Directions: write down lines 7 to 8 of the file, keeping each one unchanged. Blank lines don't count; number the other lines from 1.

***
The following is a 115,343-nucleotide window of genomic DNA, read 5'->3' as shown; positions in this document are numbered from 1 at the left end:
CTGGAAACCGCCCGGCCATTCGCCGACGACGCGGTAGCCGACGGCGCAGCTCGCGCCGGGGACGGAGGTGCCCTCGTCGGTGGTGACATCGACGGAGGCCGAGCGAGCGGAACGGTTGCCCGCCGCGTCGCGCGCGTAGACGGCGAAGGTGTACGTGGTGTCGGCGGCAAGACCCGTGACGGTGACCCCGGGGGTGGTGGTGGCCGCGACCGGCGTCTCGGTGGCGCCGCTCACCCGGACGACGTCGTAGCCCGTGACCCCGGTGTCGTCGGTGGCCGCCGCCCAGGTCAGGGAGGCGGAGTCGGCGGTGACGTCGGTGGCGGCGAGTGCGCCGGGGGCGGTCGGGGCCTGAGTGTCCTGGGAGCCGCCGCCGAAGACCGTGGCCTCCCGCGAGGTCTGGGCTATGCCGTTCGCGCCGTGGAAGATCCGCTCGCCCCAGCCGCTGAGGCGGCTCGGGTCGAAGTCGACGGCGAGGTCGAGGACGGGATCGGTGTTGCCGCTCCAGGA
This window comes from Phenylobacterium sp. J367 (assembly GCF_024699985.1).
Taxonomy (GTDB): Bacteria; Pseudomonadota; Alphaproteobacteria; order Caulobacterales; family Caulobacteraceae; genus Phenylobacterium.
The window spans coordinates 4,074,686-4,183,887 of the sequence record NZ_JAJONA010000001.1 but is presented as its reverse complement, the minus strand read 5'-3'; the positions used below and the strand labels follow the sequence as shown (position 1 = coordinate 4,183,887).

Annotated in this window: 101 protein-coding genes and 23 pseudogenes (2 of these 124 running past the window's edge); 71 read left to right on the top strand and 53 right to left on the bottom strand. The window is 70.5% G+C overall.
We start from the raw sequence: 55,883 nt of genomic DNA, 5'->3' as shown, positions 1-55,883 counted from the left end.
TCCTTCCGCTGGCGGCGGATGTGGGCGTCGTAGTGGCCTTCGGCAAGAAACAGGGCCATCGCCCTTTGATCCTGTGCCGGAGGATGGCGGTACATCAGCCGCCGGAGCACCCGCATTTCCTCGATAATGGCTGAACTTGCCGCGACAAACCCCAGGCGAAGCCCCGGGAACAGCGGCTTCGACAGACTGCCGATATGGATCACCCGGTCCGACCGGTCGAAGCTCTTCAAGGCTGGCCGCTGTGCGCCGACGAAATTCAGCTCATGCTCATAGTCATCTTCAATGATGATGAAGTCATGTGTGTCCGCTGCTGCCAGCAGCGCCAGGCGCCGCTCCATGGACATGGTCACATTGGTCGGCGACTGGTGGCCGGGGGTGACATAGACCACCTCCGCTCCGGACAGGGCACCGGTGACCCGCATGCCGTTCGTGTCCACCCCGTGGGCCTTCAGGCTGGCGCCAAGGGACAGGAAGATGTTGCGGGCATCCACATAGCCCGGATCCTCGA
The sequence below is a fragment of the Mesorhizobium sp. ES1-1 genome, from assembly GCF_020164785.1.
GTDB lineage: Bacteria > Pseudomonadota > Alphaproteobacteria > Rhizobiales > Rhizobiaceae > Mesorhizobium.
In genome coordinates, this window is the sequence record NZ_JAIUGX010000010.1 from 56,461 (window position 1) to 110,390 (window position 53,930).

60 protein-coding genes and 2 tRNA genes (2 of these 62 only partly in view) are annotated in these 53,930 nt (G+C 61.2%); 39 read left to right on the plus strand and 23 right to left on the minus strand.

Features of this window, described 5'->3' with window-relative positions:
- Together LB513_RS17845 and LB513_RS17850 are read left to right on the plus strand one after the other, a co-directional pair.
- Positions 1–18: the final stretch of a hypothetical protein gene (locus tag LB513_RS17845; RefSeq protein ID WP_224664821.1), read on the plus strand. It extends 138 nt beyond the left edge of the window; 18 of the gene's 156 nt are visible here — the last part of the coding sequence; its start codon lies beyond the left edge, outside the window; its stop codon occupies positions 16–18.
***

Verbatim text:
We start from the raw sequence: 55,883 nt of genomic DNA, 5'->3' as shown, positions 1-55,883 counted from the left end.
TCCTTCCGCTGGCGGCGGATGTGGGCGTCGTAGTGGCCTTCGGCAAGAAACAGGGCCATCGCCCTTTGATCCTGTGCCGGAGGATGGCGGTACATCAGCCGCCGGAGCACCCGCATTTCCTCGATAATGGCTGAACTTGCCGCGACAAACCCCAGGCGAAGCCCCGGGAACAGCGGCTTCGACAGACTGCCGATATGGATCACCCGGTCCGACCGGTCGAAGCTCTTCAAGGCTGGCCGCTGTGCGCCGACGAAATTCAGCTCATGCTCATAGTCATCTTCAATGATGATGAAGTCATGTGTGTCCGCTGCTGCCAGCAGCGCCAGGCGCCGCTCCATGGACATGGTCACATTGGTCGGCGACTGGTGGCCGGGGGTGACATAGACCACCTCCGCTCCGGACAGGGCACCGGTGACCCGCATGCCGTTCGTGTCCACCCCGTGGGCCTTCAGGCTGGCGCCAAGGGACAGGAAGATGTTGCGGGCATCCACATAGCCCGGATCCTCGA